As much as we may enjoy a private spirituality, or have been disillusioned by organized
religion, throughout the Christian spiritual tradition, it becomes clear that God’s call to us is addressed
not just as individuals – but also as a
people bound to one another in community, and even united in a “new covenant”.
The community that God calls into existence is called a church. In the early Church, the word
koinonia referred to
fellowship with God and with one another. This reflects the place of community in our spiritual
The Sacred Word shows that as pilgrims on our journey through life, we move on
together. Our shared faith and love are the visible evidence of
the God who dwells among us and calls us on to see him face to face. Consider for example:
▪ By this all men will know that you are my disciples, if you love one another (John 13:35,
▪ Whoever does not love does not know God, because God
is love (1 John 4:8, NIV).
▪ Whoever lives in love lives in God, and God in him (1
The First Letter of St.
Peter further highlights the place of community in spirituality – in this case, it refers to the attitudes of heart and mind that build up the
community to which God calls us:
▪ Finally, all of you, live in harmony with one another; be
sympathetic, love as brothers, be compassionate and humble. Do not repay evil with evil or insult with insult,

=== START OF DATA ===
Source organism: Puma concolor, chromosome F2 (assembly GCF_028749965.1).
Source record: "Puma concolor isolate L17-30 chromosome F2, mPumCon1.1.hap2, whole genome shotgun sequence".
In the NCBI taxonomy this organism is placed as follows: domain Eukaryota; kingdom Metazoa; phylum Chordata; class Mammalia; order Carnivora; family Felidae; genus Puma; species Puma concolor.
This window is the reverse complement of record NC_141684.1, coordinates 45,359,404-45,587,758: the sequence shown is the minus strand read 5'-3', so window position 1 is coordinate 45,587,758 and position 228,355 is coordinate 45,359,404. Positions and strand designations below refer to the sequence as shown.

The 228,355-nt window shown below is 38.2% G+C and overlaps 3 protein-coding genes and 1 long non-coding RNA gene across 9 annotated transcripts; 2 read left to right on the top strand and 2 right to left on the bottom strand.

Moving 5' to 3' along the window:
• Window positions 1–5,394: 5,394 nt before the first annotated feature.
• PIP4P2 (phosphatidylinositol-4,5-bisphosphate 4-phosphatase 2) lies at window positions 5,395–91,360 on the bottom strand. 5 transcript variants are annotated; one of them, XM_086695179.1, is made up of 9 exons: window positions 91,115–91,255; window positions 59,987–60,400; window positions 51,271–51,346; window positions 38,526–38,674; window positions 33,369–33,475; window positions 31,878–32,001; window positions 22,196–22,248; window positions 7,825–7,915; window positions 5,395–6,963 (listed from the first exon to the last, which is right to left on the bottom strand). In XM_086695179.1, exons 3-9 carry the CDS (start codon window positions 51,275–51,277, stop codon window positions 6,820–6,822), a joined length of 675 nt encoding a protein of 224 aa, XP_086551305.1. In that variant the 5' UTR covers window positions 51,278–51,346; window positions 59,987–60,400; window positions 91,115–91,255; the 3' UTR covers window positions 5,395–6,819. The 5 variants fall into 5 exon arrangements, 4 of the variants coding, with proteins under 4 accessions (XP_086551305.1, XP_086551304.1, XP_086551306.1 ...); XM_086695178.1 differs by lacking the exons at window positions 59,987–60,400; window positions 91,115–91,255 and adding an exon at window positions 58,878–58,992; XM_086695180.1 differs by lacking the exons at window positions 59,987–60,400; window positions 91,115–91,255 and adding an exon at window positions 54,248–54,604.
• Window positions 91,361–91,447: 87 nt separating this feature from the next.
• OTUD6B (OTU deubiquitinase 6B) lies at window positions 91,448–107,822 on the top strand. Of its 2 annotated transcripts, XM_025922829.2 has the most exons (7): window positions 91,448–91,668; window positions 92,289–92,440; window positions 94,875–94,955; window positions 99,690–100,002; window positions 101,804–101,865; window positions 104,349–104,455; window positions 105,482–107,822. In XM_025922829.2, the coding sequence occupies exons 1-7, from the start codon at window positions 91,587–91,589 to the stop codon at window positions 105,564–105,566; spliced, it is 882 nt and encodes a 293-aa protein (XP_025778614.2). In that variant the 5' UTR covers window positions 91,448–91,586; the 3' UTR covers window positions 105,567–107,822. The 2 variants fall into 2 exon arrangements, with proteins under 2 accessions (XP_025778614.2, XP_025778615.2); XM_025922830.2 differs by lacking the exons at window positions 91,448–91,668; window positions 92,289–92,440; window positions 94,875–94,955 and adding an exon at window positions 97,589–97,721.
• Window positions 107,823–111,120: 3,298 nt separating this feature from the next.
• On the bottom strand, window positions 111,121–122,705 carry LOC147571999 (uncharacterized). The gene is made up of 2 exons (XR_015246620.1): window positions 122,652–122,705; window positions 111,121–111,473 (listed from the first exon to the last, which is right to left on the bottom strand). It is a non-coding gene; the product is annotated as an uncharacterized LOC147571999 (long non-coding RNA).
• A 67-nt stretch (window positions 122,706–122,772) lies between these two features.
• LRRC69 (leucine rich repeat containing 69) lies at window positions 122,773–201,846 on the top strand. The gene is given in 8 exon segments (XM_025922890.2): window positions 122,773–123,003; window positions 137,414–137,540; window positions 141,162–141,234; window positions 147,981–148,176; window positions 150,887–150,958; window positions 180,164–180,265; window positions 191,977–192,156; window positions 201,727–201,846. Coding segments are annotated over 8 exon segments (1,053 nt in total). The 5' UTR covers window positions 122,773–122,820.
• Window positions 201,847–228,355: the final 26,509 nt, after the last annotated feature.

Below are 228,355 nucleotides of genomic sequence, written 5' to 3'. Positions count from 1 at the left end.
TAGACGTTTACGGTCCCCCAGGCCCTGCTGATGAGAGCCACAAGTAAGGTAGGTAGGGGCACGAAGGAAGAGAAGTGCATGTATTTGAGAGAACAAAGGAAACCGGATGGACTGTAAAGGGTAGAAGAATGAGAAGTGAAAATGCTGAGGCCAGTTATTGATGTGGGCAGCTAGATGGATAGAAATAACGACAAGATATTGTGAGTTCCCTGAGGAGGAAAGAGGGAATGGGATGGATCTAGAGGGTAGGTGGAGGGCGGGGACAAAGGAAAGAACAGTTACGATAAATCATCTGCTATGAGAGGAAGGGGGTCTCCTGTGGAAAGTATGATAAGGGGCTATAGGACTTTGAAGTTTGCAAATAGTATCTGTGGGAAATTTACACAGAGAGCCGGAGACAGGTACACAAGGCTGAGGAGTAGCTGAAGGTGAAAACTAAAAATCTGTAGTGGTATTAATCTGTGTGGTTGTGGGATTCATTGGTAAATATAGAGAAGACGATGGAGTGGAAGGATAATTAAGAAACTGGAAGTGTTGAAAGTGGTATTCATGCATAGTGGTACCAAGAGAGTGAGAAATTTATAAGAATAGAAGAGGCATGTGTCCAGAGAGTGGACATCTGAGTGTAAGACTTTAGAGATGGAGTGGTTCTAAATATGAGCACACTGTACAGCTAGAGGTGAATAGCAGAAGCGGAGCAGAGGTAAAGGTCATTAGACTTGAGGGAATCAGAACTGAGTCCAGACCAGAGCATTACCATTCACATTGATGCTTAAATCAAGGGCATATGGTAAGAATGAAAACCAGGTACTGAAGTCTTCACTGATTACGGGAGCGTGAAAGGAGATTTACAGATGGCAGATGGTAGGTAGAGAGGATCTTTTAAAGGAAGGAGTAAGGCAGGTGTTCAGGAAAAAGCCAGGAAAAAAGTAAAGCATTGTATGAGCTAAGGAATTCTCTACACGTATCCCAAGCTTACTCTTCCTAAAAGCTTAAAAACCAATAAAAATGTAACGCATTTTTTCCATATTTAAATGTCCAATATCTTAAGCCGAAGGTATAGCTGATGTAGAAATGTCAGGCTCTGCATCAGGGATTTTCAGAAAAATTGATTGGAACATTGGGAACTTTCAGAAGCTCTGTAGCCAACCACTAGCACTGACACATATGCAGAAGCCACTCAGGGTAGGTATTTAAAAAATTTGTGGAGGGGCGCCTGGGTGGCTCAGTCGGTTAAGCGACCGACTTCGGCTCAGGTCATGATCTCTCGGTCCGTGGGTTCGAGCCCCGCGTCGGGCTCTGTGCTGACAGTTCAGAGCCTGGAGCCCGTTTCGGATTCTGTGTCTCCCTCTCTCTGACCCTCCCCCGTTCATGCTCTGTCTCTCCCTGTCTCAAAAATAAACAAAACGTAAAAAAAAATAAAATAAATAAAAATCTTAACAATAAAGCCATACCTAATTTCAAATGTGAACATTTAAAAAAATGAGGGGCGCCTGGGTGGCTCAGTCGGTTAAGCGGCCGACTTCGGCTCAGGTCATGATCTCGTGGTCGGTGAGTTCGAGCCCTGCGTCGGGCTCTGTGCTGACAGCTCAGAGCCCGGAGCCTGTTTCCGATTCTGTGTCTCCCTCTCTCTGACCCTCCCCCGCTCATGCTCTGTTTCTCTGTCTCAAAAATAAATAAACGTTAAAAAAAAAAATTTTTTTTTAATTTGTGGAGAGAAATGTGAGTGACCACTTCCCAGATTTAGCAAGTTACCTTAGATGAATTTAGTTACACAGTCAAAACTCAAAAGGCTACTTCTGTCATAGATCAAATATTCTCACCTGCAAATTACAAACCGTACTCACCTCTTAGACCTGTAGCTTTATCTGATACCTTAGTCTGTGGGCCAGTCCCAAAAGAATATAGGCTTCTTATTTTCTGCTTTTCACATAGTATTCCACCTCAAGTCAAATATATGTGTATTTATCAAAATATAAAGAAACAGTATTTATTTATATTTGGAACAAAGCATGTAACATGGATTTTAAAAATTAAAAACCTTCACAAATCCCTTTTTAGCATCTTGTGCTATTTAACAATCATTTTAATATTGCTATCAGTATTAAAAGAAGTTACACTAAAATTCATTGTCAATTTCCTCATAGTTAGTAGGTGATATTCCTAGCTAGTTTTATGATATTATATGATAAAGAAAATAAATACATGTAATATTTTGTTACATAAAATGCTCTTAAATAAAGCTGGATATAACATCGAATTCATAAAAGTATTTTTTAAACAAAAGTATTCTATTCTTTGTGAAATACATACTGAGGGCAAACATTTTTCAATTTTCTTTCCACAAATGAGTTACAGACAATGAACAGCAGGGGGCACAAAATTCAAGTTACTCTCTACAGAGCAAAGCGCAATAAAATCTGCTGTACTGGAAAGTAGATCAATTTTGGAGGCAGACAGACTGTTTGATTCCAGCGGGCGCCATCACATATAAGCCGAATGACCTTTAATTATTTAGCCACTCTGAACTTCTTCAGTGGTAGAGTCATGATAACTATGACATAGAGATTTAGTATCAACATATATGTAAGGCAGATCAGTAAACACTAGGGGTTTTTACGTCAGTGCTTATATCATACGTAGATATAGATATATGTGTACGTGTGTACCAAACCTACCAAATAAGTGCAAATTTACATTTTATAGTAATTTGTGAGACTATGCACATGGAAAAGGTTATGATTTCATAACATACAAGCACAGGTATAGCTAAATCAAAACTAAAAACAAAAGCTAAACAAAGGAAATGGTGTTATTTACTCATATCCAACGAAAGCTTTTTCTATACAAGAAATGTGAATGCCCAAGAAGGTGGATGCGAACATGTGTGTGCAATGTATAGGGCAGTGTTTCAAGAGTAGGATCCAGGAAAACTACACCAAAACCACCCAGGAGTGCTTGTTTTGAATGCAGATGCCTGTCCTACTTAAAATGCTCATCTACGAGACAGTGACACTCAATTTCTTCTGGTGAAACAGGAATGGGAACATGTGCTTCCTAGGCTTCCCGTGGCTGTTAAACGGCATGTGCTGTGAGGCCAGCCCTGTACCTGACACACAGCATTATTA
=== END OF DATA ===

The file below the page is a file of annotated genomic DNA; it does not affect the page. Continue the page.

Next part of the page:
but with blessing, because to this you were called so that you may inherit a blessing (1 Peter 3:8-9,
▪ Love one another deeply, from the heart (1 Peter 1:22,
▪ Above all, love each other deeply, because love covers
over a multitude of sins. Offer hospitality to one another without grumbling. Each one should use whatever gift
he has received to serve others, faithfully administering God’s grace in its various forms (1 Peter 4:8-10,
Finally, Christian community is also
expressed through hospitality –
the welcome of others into a communal life. Consider the following passages from the Sacred
▪ Do not forget to entertain strangers,
for by so doing some people have entertained angels without knowing it (Hebrews 13:2, NIV).
▪ I was a stranger and you invited me in
(Matthew 25:35, NIV) – Jesus, himself, is encountered in our welcome of the stranger.
▪ I tell you the truth, whoever accepts
anyone I send accepts me; and whoever accepts me accepts the one who sent me (John 13:20, NIV).
In sum, the community is the locus for
the Christian spiritual journey – for spirituality.
Source: I am indebted to David Ranson, Living in the Holy Spirit (Sydney:
2008), for material in this summary.
Photo credit: Intellimon Ltd.